Sparkling wine includes the following:
Vin mousseux (France)
Vino Spumente (Italy)
Vino espumoso (Espagne)
Vinho espumente or espumoso (Portugal)
Schaumwein and Sekt (Germany)
Sparkling wine (UK)
Sparkling wine is defined as a wine which at 20ºC in a closed container has an excess carbon dioxide pressure greater than 3 bar. This excess pressure must originate exclusively from the secondary alcohol fermentation of a still base wine - after addition of the liqueur.
Within the European Economic Community, EEC regulation no. 358/79 states the following:
Fermentation can take place only in the bottle or in a closed tank. Use of carbon dioxide during counter-pressure transfer is authorised, provided that the carbon dioxide pressure in the sparkling wine is not increased.
Article 7 of EEC regulation no. 358/79 states that member states must regulate the production and marketing of sparkling wines.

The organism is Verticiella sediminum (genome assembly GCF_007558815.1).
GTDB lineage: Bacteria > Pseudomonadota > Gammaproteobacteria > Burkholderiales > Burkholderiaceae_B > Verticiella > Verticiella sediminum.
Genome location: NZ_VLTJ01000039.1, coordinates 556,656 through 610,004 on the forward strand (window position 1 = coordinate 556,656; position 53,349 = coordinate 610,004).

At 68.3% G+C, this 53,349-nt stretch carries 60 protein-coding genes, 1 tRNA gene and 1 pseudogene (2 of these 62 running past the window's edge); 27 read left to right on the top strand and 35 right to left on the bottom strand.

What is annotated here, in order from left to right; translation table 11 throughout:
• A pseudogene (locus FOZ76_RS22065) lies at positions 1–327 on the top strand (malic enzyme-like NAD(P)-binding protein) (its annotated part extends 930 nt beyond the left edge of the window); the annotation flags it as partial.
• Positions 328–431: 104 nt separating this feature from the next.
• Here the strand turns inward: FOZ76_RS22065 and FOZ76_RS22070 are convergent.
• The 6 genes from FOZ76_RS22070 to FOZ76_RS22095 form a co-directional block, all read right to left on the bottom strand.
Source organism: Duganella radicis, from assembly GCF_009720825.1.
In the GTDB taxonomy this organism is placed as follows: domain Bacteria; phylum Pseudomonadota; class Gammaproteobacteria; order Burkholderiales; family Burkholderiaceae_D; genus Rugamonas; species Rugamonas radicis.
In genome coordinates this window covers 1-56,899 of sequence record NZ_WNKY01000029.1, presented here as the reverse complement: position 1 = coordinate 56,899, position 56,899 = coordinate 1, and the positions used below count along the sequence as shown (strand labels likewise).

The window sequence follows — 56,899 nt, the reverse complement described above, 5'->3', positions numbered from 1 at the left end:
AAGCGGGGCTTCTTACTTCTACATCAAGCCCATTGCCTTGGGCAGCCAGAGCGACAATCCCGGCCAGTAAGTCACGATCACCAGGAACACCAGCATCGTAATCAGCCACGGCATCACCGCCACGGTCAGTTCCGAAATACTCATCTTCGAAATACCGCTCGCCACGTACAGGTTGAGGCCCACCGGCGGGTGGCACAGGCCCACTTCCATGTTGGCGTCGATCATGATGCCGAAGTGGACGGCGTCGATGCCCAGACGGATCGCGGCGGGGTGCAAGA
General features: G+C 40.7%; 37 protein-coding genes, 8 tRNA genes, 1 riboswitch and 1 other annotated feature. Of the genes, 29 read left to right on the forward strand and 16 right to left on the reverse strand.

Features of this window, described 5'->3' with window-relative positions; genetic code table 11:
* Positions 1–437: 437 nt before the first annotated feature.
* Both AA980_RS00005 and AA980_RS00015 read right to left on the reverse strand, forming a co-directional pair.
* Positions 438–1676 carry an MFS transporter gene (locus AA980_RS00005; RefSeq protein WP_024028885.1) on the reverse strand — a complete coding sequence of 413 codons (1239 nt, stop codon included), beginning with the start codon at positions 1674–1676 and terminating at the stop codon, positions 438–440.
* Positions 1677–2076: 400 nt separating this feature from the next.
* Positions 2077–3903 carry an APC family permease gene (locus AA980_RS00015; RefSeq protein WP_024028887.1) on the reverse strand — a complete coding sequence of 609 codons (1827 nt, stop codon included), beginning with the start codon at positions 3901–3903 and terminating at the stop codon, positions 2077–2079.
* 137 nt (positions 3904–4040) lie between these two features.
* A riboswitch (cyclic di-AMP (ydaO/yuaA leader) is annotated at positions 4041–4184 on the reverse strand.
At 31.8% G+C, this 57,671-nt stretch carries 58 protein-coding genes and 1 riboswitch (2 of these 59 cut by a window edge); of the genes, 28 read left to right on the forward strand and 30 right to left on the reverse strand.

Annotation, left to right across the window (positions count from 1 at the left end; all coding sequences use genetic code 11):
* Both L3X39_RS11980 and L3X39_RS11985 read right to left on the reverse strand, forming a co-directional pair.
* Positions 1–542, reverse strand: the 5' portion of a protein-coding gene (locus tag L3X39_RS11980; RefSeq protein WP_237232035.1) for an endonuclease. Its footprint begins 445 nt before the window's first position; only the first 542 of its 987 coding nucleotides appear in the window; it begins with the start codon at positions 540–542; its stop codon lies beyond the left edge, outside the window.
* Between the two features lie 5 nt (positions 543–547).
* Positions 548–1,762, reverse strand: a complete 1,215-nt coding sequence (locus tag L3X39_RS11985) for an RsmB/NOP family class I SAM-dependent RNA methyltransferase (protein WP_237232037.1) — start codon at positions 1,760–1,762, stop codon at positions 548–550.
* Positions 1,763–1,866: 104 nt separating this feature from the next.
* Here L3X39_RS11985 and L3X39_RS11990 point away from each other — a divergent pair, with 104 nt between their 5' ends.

All sparkling wine producers are required to declare their production to the competent authorities of the member state in which the wine was made. Producers are required to keep records on the grapes used and on winemaking techniques.
Sparkling wines must be aged in the producing winery for a certain minimum period, starting from the onset of secondary fermentation (prise de mousse):
- a) No less than six months, when the secondary fermentation takes place in a closed tank.
- b) No less than nine months, when the secondary fermentation takes place in the bottle.
The length of the secondary fermentation and the length of lees ageing are also specified.